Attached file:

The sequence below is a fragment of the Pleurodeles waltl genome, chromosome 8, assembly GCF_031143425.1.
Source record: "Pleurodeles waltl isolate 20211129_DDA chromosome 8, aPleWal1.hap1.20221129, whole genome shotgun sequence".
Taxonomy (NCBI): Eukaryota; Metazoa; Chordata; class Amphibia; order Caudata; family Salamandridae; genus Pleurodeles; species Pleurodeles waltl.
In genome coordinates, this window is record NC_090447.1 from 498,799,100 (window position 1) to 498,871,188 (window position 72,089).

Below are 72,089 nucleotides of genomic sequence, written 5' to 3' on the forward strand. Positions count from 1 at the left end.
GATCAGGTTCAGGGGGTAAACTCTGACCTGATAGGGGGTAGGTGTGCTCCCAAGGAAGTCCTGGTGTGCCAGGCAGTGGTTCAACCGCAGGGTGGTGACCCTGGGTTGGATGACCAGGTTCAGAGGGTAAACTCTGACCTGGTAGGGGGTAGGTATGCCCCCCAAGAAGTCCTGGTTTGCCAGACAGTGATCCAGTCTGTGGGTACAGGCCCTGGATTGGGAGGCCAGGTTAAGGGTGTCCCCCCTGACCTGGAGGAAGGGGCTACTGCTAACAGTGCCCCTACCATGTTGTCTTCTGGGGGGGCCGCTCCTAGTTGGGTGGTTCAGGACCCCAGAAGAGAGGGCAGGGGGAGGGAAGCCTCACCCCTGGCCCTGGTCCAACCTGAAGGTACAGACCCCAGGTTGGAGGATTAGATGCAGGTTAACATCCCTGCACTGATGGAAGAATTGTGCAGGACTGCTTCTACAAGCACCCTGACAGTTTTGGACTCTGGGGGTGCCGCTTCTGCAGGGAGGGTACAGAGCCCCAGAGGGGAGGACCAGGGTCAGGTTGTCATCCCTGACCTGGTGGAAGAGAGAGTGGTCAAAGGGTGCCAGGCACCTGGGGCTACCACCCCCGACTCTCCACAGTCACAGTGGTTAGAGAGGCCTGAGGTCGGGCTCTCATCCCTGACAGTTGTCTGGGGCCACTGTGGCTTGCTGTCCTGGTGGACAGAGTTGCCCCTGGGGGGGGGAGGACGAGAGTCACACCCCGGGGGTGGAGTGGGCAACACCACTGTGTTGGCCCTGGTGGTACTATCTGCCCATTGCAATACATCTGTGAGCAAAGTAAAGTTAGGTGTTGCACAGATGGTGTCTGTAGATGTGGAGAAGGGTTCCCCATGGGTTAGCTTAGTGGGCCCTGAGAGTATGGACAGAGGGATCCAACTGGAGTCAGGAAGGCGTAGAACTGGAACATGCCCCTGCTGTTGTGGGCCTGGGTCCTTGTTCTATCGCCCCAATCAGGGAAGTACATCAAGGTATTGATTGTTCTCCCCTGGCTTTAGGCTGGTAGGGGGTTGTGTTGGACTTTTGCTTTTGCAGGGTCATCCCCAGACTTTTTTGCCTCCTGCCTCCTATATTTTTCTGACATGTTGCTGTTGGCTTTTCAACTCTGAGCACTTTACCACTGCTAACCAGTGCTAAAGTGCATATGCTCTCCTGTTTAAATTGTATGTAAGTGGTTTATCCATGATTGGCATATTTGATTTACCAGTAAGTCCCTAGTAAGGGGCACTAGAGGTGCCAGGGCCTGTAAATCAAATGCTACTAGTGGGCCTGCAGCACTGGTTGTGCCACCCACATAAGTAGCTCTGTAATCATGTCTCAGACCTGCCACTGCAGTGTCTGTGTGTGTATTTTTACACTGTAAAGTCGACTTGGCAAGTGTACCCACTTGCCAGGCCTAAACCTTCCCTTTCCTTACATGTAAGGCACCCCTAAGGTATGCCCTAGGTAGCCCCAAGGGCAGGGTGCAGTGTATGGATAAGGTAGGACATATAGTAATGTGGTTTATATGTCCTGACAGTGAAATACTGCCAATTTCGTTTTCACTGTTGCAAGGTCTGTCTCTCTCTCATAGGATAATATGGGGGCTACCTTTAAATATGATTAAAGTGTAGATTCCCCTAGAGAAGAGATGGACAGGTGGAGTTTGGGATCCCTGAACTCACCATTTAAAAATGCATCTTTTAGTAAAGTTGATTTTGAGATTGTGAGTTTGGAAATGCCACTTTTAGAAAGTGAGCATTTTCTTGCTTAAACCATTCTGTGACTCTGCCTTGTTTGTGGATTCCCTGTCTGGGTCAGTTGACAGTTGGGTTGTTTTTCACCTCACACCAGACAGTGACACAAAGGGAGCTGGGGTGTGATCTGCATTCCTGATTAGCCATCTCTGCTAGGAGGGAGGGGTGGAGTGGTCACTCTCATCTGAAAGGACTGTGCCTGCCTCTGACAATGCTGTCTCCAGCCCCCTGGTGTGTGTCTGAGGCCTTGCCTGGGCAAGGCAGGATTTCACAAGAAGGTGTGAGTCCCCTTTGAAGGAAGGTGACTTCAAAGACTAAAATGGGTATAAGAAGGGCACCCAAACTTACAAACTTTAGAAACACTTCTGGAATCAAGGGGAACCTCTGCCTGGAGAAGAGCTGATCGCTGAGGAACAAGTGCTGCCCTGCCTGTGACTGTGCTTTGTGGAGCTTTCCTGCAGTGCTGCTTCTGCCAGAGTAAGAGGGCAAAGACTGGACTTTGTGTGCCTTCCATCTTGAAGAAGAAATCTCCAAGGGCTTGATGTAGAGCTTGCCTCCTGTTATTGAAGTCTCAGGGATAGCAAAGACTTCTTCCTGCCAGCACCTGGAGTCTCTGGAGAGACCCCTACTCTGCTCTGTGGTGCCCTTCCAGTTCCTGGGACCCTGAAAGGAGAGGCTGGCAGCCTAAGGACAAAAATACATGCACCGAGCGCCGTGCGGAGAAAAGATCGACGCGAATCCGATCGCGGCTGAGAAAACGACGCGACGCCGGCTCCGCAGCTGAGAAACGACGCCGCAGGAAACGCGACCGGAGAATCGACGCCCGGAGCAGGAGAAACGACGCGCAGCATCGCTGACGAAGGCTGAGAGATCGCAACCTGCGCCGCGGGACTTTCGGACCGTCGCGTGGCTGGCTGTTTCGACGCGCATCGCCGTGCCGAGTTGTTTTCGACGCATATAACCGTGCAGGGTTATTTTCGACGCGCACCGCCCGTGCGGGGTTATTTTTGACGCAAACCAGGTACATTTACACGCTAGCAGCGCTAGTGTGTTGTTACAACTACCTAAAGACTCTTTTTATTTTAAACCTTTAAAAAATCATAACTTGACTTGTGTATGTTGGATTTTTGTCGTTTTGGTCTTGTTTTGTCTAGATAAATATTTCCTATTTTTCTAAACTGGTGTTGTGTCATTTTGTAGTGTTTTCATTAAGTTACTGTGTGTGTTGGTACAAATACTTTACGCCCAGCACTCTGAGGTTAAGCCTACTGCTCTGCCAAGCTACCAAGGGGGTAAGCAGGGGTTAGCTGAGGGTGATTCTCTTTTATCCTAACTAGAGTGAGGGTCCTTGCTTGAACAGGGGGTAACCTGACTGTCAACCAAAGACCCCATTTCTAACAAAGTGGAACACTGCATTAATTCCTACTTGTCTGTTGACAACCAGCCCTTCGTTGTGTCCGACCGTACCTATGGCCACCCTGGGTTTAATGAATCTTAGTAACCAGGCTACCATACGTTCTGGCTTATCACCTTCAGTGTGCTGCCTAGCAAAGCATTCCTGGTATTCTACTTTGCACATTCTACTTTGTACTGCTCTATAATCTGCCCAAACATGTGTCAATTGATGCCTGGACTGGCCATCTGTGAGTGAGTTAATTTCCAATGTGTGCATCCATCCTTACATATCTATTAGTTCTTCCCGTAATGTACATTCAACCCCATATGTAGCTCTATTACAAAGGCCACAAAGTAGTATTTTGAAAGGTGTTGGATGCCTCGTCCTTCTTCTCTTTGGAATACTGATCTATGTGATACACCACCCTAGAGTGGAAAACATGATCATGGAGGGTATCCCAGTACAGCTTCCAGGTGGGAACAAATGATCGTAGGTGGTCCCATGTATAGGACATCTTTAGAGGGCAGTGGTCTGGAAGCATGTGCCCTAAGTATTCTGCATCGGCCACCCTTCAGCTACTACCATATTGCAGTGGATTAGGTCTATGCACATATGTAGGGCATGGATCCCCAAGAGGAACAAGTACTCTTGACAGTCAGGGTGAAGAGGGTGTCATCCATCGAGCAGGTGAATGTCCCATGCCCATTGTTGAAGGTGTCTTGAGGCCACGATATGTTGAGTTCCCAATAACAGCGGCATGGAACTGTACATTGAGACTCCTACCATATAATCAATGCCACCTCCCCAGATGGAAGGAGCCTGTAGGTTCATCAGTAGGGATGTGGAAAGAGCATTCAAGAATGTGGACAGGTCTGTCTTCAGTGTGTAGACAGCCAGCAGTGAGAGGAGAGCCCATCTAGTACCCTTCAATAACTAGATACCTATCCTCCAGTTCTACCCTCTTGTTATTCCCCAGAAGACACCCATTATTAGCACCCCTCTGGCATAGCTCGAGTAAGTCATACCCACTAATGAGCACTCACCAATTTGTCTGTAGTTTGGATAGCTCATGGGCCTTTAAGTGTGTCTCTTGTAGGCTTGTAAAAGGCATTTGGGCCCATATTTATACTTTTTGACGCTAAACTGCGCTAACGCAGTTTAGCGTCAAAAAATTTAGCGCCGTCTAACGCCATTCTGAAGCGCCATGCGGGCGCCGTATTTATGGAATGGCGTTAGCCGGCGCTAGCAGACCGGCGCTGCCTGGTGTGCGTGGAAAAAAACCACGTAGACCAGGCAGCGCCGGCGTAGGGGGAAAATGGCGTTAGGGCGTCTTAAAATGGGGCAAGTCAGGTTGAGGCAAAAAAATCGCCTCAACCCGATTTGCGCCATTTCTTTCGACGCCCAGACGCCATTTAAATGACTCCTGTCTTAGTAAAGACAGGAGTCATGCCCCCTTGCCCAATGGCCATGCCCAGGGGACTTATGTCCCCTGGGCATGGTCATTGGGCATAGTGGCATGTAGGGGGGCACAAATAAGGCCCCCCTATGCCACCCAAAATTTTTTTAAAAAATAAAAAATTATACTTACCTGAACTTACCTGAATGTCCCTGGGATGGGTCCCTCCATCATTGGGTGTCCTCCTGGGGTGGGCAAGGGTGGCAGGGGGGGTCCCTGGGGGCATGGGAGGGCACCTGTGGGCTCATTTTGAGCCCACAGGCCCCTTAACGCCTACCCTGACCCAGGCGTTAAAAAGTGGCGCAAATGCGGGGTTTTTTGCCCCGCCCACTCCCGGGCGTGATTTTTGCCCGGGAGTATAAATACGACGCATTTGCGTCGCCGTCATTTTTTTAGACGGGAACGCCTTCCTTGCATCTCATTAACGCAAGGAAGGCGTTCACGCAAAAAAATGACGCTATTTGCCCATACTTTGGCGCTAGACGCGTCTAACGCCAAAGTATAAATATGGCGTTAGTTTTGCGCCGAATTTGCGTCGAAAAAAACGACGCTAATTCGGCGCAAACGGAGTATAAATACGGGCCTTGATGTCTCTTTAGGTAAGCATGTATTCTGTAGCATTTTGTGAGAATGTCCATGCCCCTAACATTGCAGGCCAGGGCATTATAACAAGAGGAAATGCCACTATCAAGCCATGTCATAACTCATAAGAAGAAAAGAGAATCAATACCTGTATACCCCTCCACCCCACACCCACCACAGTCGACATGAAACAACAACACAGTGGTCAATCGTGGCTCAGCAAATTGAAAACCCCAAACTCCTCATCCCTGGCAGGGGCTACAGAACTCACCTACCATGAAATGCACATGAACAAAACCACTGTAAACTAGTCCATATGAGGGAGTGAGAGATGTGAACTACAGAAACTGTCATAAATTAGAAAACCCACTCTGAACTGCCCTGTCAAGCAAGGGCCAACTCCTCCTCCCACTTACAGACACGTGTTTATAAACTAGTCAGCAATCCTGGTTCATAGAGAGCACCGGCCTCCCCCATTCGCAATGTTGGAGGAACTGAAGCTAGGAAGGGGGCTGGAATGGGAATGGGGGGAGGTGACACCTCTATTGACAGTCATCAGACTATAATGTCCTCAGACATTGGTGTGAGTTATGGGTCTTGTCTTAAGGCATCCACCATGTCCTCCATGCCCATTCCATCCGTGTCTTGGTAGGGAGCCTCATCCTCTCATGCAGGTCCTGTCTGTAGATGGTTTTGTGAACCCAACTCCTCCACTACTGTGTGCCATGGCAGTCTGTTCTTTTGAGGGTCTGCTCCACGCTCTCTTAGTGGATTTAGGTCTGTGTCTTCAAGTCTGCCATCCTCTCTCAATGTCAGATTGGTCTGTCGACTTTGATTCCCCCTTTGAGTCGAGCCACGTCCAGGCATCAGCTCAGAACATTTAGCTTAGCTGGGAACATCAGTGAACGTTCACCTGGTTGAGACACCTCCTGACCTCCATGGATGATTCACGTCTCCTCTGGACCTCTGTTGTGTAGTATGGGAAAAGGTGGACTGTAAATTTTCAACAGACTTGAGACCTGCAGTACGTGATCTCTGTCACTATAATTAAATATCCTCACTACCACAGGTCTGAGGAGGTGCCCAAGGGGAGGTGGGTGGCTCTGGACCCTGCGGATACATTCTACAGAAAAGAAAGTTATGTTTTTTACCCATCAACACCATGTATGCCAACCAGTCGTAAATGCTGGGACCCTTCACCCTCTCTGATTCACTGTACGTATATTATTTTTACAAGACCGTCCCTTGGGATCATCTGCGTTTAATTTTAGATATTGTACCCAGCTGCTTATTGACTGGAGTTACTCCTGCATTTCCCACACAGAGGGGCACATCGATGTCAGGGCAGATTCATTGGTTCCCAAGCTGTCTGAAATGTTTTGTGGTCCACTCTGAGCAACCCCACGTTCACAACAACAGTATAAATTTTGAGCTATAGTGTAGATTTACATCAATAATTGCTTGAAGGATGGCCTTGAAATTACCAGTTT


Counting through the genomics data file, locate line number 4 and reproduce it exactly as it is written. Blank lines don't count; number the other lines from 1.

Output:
In genome coordinates, this window is record NC_090447.1 from 498,799,100 (window position 1) to 498,871,188 (window position 72,089).